Awe-inspiring invertebrates

Over 95% of all animals on the earth are invertebrates of one form or another, so it’s not surprising that we are finding plenty of fascinating invertebrates in this remote corner of the Northern Territory, just north-west of Timber Creek.

Here on the Bradshaw Bush Blitz the tarantulas are the invertebrate pop stars. Even the most experienced biologists can’t resist their hairy charm.

Arachnid specialist Renan Santana – with help from Queensland Museum intern Tamara Andersen and a Traditional Owner – has been working hard with shovels and pickaxes, digging for tarantulas. These spiders can burrow down as far as 150 centimetres.

Scorpion glow-in-the-dark

The tarantulas aren’t the only invertebrates that are bringing astonished responses.

This glow-in-the-dark scorpion is quite incredible when viewed with a UV light at night. Its fluorescing exoskeleton is due to the presence of a mixture of complex sugars and waxes that act as waterproofing.

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Jared Archibald collecting dragonflies.

Jared Archibald from the Museum and Gallery of the Northern Territory is searching for odonates—dragonflies and damselflies. These insects are found all over Australia and need freshwater to breed.

To my eyes they appear so delicate but I found out today they are carnivorous and eat other insects.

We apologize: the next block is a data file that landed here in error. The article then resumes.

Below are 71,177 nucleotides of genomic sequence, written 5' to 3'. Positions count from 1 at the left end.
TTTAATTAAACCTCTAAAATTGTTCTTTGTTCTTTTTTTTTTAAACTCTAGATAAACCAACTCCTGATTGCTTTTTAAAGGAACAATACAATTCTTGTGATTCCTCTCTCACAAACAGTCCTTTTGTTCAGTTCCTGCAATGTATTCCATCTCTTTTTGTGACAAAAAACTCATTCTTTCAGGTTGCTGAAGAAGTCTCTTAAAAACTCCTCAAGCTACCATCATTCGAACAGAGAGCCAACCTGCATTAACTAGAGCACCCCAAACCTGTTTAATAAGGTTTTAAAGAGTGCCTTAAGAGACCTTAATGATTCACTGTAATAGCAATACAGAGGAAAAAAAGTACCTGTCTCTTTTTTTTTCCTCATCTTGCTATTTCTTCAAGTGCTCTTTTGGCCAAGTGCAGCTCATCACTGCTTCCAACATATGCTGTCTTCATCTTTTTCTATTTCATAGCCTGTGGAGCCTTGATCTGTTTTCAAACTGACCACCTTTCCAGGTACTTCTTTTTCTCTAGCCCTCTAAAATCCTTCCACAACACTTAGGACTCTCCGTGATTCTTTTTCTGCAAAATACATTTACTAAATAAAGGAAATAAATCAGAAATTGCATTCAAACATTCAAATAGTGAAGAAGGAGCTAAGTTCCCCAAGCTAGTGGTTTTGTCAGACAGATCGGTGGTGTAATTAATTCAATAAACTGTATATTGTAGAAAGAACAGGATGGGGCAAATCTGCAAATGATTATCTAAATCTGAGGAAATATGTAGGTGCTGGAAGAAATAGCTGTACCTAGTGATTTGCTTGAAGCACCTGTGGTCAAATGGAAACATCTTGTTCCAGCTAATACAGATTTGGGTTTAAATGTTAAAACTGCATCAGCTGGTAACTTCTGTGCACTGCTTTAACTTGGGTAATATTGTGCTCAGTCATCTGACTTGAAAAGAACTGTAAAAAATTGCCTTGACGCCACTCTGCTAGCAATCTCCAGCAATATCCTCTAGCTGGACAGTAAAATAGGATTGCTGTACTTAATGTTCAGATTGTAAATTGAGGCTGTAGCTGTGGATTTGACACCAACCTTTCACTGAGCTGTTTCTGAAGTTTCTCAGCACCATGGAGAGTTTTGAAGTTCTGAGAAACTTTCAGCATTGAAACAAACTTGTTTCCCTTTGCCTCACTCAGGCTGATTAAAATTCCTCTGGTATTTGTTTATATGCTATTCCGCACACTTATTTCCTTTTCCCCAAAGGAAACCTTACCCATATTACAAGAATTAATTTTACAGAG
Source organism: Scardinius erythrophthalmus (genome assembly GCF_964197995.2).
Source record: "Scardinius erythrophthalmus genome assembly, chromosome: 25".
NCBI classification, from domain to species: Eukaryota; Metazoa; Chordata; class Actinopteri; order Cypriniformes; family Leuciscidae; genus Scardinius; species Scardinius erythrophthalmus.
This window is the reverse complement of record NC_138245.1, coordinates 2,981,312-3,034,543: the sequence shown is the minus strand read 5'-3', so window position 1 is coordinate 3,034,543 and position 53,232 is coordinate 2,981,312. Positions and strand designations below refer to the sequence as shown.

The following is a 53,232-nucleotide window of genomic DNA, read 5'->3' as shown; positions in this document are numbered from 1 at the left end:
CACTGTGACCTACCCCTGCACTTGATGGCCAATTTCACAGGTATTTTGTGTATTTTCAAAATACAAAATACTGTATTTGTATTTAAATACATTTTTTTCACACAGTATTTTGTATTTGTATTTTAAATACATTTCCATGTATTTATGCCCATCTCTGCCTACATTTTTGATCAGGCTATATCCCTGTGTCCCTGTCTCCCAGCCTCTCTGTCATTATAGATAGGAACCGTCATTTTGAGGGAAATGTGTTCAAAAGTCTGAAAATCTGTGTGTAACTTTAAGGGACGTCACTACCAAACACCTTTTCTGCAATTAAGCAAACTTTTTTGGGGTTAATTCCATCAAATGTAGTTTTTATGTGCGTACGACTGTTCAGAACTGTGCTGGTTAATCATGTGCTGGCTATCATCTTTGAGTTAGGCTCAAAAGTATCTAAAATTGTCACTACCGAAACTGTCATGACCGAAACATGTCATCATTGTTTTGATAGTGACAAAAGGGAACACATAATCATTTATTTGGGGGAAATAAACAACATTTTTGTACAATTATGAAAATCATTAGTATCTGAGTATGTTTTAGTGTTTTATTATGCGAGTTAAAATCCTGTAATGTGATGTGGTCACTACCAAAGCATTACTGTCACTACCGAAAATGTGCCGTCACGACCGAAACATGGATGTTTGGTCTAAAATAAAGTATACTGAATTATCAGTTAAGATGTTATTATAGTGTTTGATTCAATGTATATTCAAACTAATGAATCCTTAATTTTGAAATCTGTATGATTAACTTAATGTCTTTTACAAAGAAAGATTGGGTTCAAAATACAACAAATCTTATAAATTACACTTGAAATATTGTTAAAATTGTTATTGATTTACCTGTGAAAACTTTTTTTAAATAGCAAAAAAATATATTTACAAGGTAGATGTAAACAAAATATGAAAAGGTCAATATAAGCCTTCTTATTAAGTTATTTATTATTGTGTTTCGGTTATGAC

I also learned how to spot the difference…well, most of the time at least. Damselflies often rest with their wings folded along their backs. Dragonflies usually rest with their wings held straight out from their body.

Odonates have not been collected in this area of the Northern Territory. A baseline understanding of odonates has the potential to be useful as a water quality indicator in the future.

 

Butterflies are also being collected on this expedition.

Eloise Wigger pinning butterfly specimens in the base camp lab.

Eloise Wigger pinning butterfly specimens in the base camp lab.

Butterfly specimens being prepared for preservation and transport.

Pinned butterflies drying in the lab.

Butterflies are a well-studied group of insects. Their beauty has always attracted amateur naturalists and scientists. Here in the Bradshaw Field Training Area the butterflies collected might reveal changes in the range of known species.

Swinging the net was a delightful flashback to my childhood days in the backyard, seeking pretty butterflies to look at.

 

By Anna-Lisa Hayes – helping out on the expedition from the Department of the Environment and Energy

 

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